Inspiration Behind Grande

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Yanfly.png This is an article written by Yanfly.

Hey there! Yanfly here!

This series, the Grande plugins, is the grand finale for VisuStella MZ. Its main focus is to provide the extra customization options for actors and battles while being compatible with everything else in the library. In a way, it's not far off to say that it's more of a "wrap up" series than a cohesively themed one, but nonetheless, that's what Grande is.

Equip Passive System VisuStella MZ


Yanfly.png This is an article written by Yanfly.

Final Fantasy 9 holds a very dear place in my heart. It's one of my favorite JRPG's that not only charmed me with its cast of characters, but also the intricacies of the mechanics available in the game. And the game mechanic that stuck out to me the most was none other than its own Equip Passive System. If you take a look at the plugin, you'll see that it very closely resembles what FF9 has to offer and then some.

While active skills are cool and all, passive skills are what make characters stronger as a base. However, there's often balancing problems that game devs face when it comes to adding passives to characters. These problems often come in the form of too many passives. The more passives there are, the more powerful a character seemingly becomes and permanently.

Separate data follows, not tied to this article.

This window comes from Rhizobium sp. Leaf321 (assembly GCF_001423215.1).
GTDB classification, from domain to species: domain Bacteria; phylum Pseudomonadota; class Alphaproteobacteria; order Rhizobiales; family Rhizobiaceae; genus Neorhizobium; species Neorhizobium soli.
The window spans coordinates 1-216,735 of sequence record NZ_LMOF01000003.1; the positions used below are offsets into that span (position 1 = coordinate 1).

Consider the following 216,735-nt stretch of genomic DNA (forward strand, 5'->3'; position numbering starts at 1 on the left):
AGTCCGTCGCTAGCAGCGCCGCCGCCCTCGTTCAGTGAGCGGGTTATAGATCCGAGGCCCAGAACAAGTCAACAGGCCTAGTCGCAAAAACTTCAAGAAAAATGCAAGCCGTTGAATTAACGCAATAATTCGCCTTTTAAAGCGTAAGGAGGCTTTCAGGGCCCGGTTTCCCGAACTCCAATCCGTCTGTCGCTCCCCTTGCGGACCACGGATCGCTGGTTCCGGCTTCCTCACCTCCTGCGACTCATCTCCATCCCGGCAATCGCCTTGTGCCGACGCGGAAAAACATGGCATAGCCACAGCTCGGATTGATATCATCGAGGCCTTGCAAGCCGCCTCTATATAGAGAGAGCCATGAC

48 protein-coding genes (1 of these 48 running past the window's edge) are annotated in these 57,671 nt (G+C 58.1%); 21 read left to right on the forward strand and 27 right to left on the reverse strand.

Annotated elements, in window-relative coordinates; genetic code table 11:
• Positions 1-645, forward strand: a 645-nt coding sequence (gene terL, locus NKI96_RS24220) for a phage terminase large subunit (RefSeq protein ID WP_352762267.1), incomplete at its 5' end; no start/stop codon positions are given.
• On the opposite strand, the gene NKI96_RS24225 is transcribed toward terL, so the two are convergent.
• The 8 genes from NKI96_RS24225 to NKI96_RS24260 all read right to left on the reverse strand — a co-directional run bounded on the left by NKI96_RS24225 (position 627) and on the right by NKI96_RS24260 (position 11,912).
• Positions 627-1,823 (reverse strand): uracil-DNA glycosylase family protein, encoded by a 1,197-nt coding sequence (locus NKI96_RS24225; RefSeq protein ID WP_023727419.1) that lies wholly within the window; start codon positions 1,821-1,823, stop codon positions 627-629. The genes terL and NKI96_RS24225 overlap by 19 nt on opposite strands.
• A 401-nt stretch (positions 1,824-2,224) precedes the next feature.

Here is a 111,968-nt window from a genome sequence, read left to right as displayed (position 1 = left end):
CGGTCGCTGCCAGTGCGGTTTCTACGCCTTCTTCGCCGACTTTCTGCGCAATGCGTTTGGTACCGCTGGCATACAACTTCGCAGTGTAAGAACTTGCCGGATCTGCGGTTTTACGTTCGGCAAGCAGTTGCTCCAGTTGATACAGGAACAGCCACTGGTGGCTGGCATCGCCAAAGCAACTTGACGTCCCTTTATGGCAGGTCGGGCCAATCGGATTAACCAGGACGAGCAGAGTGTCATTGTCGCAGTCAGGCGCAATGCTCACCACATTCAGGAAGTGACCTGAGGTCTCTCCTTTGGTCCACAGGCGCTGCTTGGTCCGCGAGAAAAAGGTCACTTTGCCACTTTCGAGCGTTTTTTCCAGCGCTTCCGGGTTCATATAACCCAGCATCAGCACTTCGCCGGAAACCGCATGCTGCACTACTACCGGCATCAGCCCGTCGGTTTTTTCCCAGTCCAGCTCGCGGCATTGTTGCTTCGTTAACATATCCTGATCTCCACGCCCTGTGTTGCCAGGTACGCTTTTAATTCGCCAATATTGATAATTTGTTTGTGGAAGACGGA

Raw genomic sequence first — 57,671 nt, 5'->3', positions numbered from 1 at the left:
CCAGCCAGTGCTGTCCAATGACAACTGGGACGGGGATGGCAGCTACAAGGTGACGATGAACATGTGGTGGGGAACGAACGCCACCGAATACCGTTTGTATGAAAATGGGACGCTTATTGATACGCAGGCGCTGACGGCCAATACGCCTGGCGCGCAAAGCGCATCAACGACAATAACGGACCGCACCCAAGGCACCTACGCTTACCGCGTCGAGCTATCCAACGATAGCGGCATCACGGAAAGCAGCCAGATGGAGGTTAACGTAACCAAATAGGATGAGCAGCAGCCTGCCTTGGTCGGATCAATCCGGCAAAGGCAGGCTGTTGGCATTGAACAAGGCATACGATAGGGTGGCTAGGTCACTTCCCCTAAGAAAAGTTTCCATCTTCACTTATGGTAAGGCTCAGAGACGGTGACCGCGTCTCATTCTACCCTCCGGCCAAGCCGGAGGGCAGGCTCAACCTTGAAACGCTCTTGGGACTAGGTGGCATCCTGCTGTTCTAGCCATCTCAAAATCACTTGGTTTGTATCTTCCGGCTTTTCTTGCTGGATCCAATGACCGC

That's what the Equip Passive System solves. By introducing a limited number of passives that an actor can have at a time, they stop being unstoppable heroes. This also creates a system where the player has to pick and choose which passives work best for which scenarios. After all, there's no point in keeping a Poison-Resist passive on when you're not facing poison enemies, right? Through limitation, players formulate new strategies to tackle the problems they have to face.

This is a common gameplay loop seen in the other Final Fantasy series, too, like Final Fantasy Tactics. In FFT, the limited number of equipped passives means that the player needs to decide what best synergizes best with their characters. And across a dynamic party, the passives selected would also have to synergize with the rest of the team, too. This adds a whole new layer to problem solving that players have to face, to the point where sometimes, the preparation for battle is just as interesting as the battles themselves. Also following from FFT, passives can be bought through JP, too, just like with the Equip Passive System.